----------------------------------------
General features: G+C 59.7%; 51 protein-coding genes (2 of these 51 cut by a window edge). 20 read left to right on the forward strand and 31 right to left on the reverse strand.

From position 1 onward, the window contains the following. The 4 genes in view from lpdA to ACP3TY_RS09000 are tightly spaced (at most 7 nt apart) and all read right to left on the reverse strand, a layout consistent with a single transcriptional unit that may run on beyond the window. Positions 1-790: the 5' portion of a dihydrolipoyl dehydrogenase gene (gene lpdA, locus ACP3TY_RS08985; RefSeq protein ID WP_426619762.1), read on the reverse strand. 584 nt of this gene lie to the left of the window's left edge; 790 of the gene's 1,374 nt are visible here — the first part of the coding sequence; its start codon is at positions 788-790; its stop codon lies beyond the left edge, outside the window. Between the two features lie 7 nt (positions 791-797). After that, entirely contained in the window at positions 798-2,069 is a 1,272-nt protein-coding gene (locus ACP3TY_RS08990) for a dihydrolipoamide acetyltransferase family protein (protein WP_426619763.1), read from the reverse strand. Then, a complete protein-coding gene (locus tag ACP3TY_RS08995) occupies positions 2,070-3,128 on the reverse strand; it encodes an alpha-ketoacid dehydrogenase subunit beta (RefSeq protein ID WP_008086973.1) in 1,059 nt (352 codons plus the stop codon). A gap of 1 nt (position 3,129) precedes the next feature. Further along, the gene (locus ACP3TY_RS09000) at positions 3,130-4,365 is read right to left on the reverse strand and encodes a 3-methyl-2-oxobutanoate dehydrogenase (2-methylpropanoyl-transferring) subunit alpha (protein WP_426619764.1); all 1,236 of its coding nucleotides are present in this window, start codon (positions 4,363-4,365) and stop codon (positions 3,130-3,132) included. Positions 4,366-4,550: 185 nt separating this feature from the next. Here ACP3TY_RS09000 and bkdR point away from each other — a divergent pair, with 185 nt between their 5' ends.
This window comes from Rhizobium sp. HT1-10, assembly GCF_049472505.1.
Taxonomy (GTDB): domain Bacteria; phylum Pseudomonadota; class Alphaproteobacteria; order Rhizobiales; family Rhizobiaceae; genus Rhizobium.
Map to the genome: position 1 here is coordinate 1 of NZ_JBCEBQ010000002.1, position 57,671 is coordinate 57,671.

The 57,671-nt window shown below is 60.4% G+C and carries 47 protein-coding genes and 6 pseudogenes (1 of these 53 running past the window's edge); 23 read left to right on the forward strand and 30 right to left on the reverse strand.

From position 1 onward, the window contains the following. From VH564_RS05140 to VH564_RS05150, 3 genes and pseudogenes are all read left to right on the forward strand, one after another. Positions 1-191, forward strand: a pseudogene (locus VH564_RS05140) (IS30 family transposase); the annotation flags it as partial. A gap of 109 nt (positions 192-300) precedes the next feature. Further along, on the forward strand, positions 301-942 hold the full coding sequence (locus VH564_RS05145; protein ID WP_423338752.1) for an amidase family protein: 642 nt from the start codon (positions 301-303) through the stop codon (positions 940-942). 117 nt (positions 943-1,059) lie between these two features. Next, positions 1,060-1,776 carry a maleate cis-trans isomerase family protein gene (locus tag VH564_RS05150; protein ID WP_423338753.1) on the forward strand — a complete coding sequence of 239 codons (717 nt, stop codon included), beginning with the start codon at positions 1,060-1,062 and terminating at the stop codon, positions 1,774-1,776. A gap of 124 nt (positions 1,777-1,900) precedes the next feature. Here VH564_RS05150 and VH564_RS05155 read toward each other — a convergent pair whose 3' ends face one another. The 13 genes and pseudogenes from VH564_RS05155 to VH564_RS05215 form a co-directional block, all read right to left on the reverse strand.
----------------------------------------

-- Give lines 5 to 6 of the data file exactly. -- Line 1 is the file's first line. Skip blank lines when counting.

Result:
Map to the genome: position 1 here is coordinate 1 of NZ_JBCEBQ010000002.1, position 57,671 is coordinate 57,671.

The 57,671-nt window shown below is 60.4% G+C and carries 47 protein-coding genes and 6 pseudogenes (1 of these 53 running past the window's edge); 23 read left to right on the forward strand and 30 right to left on the reverse strand.